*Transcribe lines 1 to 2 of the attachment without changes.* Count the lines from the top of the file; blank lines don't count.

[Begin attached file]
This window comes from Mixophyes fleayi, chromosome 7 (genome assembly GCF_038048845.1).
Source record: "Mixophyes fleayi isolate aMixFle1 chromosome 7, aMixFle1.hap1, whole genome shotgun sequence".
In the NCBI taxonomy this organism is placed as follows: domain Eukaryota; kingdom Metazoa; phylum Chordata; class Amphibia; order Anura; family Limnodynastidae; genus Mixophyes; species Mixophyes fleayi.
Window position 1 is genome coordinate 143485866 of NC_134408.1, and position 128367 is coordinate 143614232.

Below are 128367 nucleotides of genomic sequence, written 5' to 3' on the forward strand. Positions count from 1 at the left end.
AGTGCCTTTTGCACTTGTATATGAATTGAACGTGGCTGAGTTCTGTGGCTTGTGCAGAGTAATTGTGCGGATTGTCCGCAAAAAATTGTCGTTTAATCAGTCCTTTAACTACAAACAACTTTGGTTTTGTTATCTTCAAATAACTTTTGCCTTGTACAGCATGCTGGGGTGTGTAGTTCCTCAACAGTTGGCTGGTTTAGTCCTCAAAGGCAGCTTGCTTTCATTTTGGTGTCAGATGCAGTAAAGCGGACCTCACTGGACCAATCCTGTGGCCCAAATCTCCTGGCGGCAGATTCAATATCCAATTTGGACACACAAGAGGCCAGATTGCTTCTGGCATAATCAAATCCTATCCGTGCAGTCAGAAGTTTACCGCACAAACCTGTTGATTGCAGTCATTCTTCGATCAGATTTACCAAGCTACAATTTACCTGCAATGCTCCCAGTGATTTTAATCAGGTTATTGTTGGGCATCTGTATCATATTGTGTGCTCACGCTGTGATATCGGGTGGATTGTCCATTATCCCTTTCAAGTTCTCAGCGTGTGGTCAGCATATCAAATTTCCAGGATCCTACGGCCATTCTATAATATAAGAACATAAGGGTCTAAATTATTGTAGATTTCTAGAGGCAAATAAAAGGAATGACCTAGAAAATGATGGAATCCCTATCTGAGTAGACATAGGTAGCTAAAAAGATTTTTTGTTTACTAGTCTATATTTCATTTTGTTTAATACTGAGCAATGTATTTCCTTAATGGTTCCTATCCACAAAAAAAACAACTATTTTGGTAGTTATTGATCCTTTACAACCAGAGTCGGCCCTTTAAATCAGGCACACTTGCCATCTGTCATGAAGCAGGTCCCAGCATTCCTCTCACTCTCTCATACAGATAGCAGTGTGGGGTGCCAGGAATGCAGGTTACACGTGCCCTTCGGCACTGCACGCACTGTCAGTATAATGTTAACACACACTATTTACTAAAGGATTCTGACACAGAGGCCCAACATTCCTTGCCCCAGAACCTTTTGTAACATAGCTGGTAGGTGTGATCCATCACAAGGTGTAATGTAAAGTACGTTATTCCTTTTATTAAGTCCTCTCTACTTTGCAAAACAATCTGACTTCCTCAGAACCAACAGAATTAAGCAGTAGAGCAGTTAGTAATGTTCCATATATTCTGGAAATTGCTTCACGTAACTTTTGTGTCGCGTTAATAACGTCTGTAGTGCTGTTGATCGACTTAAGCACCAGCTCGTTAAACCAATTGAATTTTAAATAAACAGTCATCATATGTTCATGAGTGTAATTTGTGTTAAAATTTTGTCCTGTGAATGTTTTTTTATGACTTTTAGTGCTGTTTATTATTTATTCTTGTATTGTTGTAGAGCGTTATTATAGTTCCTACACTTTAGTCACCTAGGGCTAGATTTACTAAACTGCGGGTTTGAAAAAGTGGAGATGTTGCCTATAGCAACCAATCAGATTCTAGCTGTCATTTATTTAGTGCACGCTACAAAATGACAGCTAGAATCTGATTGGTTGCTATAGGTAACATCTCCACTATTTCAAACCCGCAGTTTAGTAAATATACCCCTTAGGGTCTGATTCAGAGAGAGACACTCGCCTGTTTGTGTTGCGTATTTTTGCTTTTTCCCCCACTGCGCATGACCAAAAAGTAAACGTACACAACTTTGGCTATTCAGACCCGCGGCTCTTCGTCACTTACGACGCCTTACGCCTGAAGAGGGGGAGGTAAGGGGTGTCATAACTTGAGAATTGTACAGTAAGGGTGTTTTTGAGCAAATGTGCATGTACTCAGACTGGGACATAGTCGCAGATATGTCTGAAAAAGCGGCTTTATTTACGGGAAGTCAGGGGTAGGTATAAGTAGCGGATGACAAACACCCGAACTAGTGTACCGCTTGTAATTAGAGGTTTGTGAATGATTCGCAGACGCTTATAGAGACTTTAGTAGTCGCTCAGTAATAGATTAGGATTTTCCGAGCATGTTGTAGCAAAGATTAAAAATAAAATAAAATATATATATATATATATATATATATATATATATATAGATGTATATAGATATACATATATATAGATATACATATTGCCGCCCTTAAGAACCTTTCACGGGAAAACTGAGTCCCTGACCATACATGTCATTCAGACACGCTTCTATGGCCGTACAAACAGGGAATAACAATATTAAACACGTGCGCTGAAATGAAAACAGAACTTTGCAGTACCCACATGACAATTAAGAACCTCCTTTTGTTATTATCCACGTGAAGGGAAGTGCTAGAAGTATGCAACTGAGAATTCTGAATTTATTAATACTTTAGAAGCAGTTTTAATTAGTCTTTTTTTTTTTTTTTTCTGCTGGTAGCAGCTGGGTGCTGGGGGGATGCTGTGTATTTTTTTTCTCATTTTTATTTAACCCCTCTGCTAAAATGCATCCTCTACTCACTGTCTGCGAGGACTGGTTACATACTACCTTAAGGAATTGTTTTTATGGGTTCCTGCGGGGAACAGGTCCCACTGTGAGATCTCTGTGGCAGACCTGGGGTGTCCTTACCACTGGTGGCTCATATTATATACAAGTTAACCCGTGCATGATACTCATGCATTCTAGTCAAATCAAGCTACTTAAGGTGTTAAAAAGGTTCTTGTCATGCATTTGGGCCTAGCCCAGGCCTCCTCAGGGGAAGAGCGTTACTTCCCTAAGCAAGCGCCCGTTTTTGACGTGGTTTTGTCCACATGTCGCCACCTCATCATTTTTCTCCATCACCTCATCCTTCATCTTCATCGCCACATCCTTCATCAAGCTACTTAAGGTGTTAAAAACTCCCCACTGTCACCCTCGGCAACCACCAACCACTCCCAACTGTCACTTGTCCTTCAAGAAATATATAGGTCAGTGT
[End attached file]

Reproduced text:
This window comes from Mixophyes fleayi, chromosome 7 (genome assembly GCF_038048845.1).
Source record: "Mixophyes fleayi isolate aMixFle1 chromosome 7, aMixFle1.hap1, whole genome shotgun sequence".